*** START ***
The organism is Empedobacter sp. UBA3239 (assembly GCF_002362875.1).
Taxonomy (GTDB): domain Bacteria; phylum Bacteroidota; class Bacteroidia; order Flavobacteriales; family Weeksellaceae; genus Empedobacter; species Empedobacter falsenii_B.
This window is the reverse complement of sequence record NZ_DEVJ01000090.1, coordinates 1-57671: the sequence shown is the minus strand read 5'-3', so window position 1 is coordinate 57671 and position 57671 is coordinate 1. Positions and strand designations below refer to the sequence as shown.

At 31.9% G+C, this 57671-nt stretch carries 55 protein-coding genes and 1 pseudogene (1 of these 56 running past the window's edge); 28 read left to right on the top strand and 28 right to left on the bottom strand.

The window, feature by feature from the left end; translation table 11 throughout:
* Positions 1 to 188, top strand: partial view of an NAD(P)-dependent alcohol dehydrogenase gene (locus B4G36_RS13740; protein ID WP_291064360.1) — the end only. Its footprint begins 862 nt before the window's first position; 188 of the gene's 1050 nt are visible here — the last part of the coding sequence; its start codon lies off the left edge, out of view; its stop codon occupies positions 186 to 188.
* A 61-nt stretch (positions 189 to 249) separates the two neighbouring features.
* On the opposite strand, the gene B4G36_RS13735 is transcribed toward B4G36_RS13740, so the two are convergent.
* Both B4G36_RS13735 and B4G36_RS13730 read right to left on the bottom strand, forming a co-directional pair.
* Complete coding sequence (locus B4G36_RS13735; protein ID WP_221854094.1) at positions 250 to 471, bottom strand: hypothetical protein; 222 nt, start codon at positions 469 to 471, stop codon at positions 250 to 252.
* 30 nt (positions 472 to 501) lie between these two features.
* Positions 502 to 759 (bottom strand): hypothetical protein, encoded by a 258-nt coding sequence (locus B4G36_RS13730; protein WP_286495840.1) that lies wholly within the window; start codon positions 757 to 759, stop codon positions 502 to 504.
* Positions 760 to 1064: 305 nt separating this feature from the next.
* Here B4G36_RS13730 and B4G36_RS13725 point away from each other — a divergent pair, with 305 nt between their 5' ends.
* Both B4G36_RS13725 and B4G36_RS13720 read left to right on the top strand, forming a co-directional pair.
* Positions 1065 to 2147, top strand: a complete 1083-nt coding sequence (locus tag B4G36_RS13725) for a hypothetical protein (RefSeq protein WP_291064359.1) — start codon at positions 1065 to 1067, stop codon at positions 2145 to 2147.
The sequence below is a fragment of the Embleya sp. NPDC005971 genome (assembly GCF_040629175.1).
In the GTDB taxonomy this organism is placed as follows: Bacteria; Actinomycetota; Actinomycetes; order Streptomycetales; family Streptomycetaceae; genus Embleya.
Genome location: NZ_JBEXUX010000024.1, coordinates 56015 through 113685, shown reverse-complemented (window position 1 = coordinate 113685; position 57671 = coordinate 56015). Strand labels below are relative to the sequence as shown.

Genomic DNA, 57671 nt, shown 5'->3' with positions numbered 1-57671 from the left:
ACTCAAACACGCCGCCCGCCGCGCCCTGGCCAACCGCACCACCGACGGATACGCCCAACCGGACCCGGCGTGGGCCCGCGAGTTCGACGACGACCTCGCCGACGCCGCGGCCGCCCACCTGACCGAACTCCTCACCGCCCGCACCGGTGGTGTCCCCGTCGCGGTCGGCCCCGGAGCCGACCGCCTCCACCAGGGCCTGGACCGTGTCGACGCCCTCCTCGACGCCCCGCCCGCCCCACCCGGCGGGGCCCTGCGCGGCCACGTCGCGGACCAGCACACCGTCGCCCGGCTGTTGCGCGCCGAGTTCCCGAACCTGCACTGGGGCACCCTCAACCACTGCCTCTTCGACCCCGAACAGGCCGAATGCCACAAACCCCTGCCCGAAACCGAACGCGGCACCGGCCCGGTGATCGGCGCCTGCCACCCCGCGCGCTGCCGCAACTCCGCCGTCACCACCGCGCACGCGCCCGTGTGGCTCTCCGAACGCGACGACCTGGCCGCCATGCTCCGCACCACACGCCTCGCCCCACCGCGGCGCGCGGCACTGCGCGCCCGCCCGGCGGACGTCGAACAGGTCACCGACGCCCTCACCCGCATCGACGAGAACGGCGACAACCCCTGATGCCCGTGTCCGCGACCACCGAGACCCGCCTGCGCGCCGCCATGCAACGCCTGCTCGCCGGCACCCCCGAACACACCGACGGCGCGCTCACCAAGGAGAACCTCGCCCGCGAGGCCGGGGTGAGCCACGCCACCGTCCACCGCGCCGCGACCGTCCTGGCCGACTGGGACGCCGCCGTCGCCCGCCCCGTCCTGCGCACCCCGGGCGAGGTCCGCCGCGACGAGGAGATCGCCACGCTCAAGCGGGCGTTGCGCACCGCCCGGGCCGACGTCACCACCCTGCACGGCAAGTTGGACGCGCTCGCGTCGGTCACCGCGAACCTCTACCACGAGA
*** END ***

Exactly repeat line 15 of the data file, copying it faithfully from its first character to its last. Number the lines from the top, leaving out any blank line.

* Both B4G36_RS13725 and B4G36_RS13720 read left to right on the top strand, forming a co-directional pair.